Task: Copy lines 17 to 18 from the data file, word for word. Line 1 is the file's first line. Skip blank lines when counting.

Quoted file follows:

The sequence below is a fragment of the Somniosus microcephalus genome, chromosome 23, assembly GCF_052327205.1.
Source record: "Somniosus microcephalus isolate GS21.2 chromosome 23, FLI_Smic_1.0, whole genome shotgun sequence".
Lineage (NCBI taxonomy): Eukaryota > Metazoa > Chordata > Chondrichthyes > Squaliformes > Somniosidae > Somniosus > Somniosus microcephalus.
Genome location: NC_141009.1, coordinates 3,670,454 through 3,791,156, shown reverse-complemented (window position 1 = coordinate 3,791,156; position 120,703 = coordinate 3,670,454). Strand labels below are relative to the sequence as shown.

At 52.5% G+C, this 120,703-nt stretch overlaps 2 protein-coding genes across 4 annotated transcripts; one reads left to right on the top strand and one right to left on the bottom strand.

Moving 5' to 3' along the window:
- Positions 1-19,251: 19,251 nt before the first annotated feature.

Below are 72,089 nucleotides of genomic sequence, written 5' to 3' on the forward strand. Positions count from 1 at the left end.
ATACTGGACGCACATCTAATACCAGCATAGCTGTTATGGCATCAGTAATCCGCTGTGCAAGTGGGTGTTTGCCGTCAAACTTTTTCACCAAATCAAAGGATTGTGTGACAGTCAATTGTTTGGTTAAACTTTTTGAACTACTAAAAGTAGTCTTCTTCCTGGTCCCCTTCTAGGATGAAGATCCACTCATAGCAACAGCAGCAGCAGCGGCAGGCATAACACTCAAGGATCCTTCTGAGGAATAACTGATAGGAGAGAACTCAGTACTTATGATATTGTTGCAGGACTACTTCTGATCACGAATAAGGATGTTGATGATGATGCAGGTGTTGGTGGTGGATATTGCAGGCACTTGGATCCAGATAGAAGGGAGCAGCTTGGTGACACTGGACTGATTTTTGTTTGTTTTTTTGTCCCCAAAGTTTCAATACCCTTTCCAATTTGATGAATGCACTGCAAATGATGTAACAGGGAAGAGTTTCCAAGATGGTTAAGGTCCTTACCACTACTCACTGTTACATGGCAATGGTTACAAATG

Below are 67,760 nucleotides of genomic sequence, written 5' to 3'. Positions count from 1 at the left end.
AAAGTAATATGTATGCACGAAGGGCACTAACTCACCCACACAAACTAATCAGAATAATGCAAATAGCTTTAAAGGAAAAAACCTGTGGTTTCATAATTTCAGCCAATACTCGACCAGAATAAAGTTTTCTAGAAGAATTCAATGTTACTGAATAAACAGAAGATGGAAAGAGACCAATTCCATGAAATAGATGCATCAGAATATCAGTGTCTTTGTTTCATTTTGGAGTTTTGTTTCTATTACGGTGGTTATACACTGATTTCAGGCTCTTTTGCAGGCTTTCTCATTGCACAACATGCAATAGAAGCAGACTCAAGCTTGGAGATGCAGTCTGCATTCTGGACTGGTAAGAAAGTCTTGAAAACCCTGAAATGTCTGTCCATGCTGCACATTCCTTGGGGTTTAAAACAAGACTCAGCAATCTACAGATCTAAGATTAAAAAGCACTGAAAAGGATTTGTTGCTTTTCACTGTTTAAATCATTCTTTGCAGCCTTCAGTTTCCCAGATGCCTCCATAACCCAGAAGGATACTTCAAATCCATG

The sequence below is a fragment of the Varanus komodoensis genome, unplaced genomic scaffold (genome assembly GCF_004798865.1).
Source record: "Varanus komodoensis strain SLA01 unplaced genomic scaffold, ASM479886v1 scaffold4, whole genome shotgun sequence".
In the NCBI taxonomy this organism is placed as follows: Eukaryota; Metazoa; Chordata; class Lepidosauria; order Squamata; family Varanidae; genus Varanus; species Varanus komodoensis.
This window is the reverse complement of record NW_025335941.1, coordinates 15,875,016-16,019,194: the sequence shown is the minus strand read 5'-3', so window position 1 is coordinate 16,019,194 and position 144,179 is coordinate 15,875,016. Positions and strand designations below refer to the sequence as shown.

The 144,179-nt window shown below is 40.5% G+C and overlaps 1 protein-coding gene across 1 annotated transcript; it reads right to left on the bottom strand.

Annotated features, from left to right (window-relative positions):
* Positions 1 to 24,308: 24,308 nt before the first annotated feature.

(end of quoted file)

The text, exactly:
Annotated features, from left to right (window-relative positions):
* Positions 1 to 24,308: 24,308 nt before the first annotated feature.